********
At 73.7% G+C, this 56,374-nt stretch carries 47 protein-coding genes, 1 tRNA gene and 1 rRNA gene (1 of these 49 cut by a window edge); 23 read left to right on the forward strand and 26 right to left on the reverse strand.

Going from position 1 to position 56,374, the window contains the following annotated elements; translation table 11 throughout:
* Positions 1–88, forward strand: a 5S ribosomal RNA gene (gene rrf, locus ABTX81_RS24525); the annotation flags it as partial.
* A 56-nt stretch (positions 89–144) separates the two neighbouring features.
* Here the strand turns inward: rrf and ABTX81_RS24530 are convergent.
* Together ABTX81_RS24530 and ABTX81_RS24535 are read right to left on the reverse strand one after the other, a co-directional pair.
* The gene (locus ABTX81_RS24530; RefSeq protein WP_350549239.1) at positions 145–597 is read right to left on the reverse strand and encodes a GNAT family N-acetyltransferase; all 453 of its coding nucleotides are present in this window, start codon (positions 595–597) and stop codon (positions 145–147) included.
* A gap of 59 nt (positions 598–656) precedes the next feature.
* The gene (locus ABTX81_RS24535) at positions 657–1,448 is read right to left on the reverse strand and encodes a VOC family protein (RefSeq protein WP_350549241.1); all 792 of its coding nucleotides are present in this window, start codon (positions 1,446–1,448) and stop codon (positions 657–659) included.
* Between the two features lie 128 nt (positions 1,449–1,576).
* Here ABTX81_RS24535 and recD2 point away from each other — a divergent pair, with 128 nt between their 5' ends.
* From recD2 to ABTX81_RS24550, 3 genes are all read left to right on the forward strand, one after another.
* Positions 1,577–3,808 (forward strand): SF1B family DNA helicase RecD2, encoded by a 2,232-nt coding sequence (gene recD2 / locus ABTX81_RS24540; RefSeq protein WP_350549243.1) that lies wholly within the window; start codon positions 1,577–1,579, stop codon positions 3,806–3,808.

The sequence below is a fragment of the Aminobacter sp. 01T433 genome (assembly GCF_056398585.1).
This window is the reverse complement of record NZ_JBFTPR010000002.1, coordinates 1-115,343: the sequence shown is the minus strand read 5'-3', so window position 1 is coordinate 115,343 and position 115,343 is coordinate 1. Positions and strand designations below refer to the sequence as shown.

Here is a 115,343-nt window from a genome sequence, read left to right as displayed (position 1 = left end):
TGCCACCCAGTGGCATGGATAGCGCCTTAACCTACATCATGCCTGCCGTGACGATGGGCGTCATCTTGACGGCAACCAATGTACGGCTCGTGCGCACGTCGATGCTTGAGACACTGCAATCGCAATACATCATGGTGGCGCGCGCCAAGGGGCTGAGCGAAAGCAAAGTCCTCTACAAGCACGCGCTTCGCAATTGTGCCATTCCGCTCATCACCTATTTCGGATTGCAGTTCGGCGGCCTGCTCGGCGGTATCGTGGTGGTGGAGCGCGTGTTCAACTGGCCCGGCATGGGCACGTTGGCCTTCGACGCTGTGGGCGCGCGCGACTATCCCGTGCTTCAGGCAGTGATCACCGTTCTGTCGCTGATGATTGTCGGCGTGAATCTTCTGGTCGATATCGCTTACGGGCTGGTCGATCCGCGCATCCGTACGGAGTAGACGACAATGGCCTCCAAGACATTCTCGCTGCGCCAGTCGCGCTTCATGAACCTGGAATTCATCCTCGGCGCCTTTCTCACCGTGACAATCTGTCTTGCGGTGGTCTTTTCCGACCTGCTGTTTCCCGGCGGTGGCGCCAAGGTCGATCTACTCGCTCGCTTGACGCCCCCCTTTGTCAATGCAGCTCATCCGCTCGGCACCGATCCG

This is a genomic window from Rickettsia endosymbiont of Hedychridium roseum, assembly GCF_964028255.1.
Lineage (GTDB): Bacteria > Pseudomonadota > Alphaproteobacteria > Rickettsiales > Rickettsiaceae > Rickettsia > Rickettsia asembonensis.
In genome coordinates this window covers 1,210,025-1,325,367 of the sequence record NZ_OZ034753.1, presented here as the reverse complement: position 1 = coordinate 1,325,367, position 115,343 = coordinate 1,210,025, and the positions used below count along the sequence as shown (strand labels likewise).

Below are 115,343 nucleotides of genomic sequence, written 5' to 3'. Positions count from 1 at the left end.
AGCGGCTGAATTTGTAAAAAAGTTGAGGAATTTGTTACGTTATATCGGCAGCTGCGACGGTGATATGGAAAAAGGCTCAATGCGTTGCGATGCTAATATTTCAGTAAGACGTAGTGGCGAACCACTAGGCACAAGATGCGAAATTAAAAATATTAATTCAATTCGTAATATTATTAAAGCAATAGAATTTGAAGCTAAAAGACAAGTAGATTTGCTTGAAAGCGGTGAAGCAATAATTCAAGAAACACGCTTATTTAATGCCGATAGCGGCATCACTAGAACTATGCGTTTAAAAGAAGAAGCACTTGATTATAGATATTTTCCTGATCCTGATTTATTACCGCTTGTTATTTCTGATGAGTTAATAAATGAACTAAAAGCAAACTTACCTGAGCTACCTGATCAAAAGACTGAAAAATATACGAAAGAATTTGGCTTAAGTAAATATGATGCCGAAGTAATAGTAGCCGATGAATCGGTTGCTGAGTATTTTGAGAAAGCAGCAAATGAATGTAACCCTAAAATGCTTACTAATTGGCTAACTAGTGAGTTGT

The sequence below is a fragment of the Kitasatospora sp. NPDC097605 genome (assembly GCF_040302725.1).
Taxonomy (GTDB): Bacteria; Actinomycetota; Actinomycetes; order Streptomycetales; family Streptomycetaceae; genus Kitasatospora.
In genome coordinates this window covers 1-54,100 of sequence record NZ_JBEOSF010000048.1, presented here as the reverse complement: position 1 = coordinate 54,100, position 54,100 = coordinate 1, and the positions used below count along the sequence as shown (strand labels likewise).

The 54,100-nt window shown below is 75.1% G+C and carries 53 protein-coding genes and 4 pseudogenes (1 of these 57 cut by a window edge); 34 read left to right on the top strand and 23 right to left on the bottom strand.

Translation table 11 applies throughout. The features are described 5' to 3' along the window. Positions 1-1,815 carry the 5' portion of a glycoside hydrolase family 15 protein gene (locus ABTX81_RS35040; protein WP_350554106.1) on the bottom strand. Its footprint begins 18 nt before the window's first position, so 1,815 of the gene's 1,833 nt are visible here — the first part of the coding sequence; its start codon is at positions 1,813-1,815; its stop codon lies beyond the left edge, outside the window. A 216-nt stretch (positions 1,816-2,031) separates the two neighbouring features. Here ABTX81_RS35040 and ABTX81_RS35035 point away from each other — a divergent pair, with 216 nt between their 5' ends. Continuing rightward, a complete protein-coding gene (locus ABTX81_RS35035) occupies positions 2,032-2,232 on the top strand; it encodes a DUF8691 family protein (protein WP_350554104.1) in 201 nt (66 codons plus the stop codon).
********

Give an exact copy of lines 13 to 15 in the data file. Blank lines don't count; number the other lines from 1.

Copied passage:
* Positions 1,577–3,808 (forward strand): SF1B family DNA helicase RecD2, encoded by a 2,232-nt coding sequence (gene recD2 / locus ABTX81_RS24540; RefSeq protein WP_350549243.1) that lies wholly within the window; start codon positions 1,577–1,579, stop codon positions 3,806–3,808.

The sequence below is a fragment of the Aminobacter sp. 01T433 genome (assembly GCF_056398585.1).
This window is the reverse complement of record NZ_JBFTPR010000002.1, coordinates 1-115,343: the sequence shown is the minus strand read 5'-3', so window position 1 is coordinate 115,343 and position 115,343 is coordinate 1. Positions and strand designations below refer to the sequence as shown.